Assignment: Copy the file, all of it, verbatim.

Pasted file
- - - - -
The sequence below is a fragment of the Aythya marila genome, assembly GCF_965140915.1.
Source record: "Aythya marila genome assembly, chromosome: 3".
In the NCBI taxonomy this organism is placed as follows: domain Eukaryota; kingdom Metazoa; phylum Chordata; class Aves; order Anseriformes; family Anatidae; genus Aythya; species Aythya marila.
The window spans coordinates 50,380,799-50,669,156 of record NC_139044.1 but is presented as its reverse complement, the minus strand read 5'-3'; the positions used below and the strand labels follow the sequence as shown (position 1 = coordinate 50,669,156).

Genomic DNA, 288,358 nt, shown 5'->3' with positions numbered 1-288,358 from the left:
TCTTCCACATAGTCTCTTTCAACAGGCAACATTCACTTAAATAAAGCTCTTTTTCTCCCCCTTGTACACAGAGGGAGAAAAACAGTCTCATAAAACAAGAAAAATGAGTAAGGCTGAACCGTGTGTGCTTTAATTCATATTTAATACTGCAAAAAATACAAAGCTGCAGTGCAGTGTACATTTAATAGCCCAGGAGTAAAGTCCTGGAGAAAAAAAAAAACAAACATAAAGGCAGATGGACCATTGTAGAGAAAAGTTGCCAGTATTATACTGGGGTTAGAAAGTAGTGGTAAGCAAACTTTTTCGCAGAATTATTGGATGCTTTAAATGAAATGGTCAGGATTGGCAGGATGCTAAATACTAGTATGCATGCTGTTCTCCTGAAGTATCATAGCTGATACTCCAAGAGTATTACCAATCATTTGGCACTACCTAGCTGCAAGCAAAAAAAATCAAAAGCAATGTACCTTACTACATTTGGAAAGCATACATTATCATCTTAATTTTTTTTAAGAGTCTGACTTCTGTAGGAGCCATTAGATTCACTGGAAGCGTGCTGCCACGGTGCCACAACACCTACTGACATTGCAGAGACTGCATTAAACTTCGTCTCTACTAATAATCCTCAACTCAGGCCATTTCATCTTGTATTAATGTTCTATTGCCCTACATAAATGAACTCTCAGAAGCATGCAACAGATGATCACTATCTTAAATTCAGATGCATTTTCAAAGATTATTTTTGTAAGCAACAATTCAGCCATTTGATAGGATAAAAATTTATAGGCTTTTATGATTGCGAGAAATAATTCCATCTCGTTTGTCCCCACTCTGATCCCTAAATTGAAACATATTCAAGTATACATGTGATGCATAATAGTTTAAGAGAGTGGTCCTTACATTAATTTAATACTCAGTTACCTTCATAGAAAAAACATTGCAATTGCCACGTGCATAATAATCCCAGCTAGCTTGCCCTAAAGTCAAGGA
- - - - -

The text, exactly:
The sequence below is a fragment of the Aythya marila genome, assembly GCF_965140915.1.
Source record: "Aythya marila genome assembly, chromosome: 3".
In the NCBI taxonomy this organism is placed as follows: domain Eukaryota; kingdom Metazoa; phylum Chordata; class Aves; order Anseriformes; family Anatidae; genus Aythya; species Aythya marila.
The window spans coordinates 50,380,799-50,669,156 of record NC_139044.1 but is presented as its reverse complement, the minus strand read 5'-3'; the positions used below and the strand labels follow the sequence as shown (position 1 = coordinate 50,669,156).

Genomic DNA, 288,358 nt, shown 5'->3' with positions numbered 1-288,358 from the left:
TCTTCCACATAGTCTCTTTCAACAGGCAACATTCACTTAAATAAAGCTCTTTTTCTCCCCCTTGTACACAGAGGGAGAAAAACAGTCTCATAAAACAAGAAAAATGAGTAAGGCTGAACCGTGTGTGCTTTAATTCATATTTAATACTGCAAAAAATACAAAGCTGCAGTGCAGTGTACATTTAATAGCCCAGGAGTAAAGTCCTGGAGAAAAAAAAAAACAAACATAAAGGCAGATGGACCATTGTAGAGAAAAGTTGCCAGTATTATACTGGGGTTAGAAAGTAGTGGTAAGCAAACTTTTTCGCAGAATTATTGGATGCTTTAAATGAAATGGTCAGGATTGGCAGGATGCTAAATACTAGTATGCATGCTGTTCTCCTGAAGTATCATAGCTGATACTCCAAGAGTATTACCAATCATTTGGCACTACCTAGCTGCAAGCAAAAAAAATCAAAAGCAATGTACCTTACTACATTTGGAAAGCATACATTATCATCTTAATTTTTTTTAAGAGTCTGACTTCTGTAGGAGCCATTAGATTCACTGGAAGCGTGCTGCCACGGTGCCACAACACCTACTGACATTGCAGAGACTGCATTAAACTTCGTCTCTACTAATAATCCTCAACTCAGGCCATTTCATCTTGTATTAATGTTCTATTGCCCTACATAAATGAACTCTCAGAAGCATGCAACAGATGATCACTATCTTAAATTCAGATGCATTTTCAAAGATTATTTTTGTAAGCAACAATTCAGCCATTTGATAGGATAAAAATTTATAGGCTTTTATGATTGCGAGAAATAATTCCATCTCGTTTGTCCCCACTCTGATCCCTAAATTGAAACATATTCAAGTATACATGTGATGCATAATAGTTTAAGAGAGTGGTCCTTACATTAATTTAATACTCAGTTACCTTCATAGAAAAAACATTGCAATTGCCACGTGCATAATAATCCCAGCTAGCTTGCCCTAAAGTCAAGGA